May 5, 2012 11:49:43 PM
A bouquet of roses to all the people who worked so hard to make the 17th annual Market Street Festival a success this year.
Columbus Public Works employees were out in full force during the festival, and as soon as it was over, they wielded trash bags and manned street sweepers, returning our city to its pristine beauty. (Speaking of which, the roses in downtown planters are gorgeous right now. If you were too awestruck by fried Snickers bars and alligator-on-a-stick to notice them, we encourage you to take a stroll along Main Street some time this week).
The Columbus Police Department also did a good job of keeping the peace during the event, and many were spied smiling and chatting with festival-goers. If there were any incidents during the festivities, we haven't heard about them yet, and that's a good thing.
And of course, we couldn't forget the people who make it all possible -- Amber Brislin and crew at Main Street Columbus and the dozens of volunteers who serve as the invisible hands that make it all seem so effortless.
We had fun this year, and though we headed home tired Saturday night, we have a sneaking suspicion one of those employees or volunteers is already dreaming up ways to make next year's festival even better.
A rose to Columbus Middle School Principal Cindy Wamble, who is retiring from the Columbus Municipal School District at the end of the school year.
Thankfully, Wamble has found a new outlet for her considerable talents. This fall, she will take the helm as principal of Heritage Elementary School.
The halls of Heritage are not new to Wamble. She taught there at the beginning of her career, and her two sons, James and Andrew, are graduates of Heritage.
We know she'll bring the same infectious enthusiasm and passionate dedication to her new role as she did to her previous post, but her departure is still a great loss for the city school district.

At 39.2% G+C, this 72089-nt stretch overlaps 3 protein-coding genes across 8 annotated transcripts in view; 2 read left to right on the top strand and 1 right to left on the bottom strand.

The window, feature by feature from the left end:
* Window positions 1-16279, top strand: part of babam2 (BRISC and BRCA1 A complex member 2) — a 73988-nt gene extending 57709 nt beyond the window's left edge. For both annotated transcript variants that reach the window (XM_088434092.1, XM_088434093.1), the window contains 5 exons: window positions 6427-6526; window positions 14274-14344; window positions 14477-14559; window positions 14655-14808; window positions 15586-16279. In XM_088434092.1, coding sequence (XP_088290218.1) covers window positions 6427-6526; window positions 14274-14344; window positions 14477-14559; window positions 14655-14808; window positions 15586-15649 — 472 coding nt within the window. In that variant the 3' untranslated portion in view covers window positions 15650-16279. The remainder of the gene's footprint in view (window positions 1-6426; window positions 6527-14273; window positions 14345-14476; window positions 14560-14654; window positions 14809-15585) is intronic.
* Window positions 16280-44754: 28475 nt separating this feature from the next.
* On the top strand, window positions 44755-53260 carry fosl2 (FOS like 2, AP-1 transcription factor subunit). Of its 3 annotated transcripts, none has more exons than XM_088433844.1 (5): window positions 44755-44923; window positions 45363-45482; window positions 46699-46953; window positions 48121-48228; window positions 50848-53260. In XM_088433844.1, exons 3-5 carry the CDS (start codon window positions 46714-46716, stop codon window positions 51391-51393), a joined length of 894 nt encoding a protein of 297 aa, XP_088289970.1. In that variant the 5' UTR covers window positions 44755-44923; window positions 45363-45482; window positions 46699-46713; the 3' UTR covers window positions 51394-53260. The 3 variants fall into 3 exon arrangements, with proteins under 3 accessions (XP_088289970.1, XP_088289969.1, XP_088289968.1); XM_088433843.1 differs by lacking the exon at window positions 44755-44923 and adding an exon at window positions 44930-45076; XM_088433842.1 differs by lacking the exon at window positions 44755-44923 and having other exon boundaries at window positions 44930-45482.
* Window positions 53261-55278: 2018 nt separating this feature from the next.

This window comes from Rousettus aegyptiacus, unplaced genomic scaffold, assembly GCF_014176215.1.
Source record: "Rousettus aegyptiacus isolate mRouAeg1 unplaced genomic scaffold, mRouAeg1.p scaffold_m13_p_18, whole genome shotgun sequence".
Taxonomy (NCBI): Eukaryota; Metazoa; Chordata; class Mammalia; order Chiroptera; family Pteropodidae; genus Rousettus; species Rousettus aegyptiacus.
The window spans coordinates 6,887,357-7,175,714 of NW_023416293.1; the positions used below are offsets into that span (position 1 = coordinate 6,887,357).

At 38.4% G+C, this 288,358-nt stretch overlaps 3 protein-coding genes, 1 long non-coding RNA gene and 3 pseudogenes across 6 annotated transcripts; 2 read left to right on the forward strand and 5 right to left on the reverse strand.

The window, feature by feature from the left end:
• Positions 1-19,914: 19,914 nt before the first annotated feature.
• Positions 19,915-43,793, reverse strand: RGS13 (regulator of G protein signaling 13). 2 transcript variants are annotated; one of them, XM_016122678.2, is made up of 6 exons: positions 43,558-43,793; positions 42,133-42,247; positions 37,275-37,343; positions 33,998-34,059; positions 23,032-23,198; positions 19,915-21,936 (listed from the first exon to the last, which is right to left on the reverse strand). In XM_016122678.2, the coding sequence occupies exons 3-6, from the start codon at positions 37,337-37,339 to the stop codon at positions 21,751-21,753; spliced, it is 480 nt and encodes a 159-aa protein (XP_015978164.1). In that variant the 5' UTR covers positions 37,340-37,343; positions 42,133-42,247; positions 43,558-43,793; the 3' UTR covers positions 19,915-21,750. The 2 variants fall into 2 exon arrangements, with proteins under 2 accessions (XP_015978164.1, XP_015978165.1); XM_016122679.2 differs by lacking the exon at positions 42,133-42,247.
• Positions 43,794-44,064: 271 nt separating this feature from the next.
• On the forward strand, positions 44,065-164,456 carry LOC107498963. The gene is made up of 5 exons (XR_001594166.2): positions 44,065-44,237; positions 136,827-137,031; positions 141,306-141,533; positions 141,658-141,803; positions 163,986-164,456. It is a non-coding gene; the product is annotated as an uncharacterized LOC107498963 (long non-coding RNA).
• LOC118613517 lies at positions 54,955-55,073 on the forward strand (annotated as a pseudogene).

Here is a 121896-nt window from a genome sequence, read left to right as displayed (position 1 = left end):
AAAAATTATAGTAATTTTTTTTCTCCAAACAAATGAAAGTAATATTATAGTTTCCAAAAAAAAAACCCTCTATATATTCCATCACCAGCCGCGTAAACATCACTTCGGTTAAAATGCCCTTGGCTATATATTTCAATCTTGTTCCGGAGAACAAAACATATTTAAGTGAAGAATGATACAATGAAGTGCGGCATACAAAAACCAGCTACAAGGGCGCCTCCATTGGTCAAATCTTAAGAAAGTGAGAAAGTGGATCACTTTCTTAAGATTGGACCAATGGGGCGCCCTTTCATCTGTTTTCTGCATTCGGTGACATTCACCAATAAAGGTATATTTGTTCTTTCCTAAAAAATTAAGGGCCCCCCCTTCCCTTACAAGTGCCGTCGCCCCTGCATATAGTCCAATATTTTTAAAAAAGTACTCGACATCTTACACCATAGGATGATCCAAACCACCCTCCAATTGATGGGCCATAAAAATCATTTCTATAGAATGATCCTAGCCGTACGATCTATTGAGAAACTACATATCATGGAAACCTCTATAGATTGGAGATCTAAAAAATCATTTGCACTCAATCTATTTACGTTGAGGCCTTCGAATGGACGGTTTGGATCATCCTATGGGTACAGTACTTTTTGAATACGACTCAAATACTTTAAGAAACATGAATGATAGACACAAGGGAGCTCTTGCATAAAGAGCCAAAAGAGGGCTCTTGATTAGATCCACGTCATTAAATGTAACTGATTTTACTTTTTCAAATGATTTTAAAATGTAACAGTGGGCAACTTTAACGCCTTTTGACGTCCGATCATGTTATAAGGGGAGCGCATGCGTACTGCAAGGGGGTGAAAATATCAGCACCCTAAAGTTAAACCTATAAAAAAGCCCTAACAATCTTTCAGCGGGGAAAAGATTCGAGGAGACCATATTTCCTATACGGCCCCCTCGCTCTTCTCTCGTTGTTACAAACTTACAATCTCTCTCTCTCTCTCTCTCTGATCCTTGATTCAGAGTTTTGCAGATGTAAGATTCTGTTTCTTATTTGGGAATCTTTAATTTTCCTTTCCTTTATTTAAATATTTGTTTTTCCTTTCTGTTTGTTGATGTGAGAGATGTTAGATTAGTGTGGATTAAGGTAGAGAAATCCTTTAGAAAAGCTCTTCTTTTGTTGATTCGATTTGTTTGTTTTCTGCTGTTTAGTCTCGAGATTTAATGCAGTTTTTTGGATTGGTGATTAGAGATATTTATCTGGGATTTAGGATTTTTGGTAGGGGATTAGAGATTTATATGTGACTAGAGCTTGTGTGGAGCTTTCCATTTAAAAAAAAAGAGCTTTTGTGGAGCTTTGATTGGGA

Columbus Middle School is one of the brightest jewels in the district's crown, and Wamble was hand-picked by former Superintendent Dr. Del Phillips to help design and lead the school he saw as his legacy.
Wamble was so involved in every aspect of CMS -- from paint colors to the location of the entrance -- that it's hard to imagine the school without her.
During a time when the district was rife with chaos, troubled by budgetary concerns and academic woes, her steady hand was no doubt a comfort to her staff.
She served the district 24 years, and she was named Administrator of the Year in 2007 and 2011. She was also Teacher of the Year in 1985.
We wish her well as she begins Act Two of a long and distinguished career in education.
A rose to the 2012 graduates of the Lowndes Young Leaders, a leadership program for area high school sophomores.
The Columbus-Lowndes Development Link sponsors the program, where students are guided through activities designed to develop teamwork and collaboration, improve problem-solving and communication skills and teach organization, ethics, networking and leadership.
This year's graduating class includes Courtney Hall, Jordan Shelton, Rayelle Brown, Erin Graves, Ellie Mielke, Roya Asadi, Megan Hogan, Paige Pilkinton, Mary Catherine Blunt, Anna Douglas Rooker, Victoria McDaniel, Brooke Montgomery, Issac Wilson, Austin Fitch, Brendan Bailey, Mary Douglass Kerby, Megill Imes, Brandon Bowles, Mary Paige Thrash, Max Davis, Quanesha Richardson and Hasanna Spearmon.
Congratulations to these young people and their parents, and a rose to the Link for taking time to foster leadership skills in the next generation. Their lives -- and our city -- will be a better place thanks to their efforts.
A rose to Columbus architect and historian Sam Kaye, who received a Lifetime Achievement Award from the Mississippi Heritage Trust this week. It is the state's highest honor for outstanding service to historic preservation.
Trust officials recognized what we've known for a long time -- Kaye is an indefatigable champion for historic preservation, not only in Columbus but throughout the state.
Every year, we lose pieces of our heritage to the ravages of time and the heedlessness of mankind. Without people like Kaye, many historic structures would not be standing today.
In 1947, when the great, sprawling courthouse in Oxford faced demolition, author William Faulkner did not mince words: "They call this progress," he wrote. "But they don't say where it's going; also, there are some of us who would like the chance to say whether or not we want the ride."
Though our words will eventually fade and crumble to dust, we'd still like to pay our debt of gratitude to Kaye for giving the state one of its most precious gifts -- preserving its history for the education and enjoyment of generations to come.
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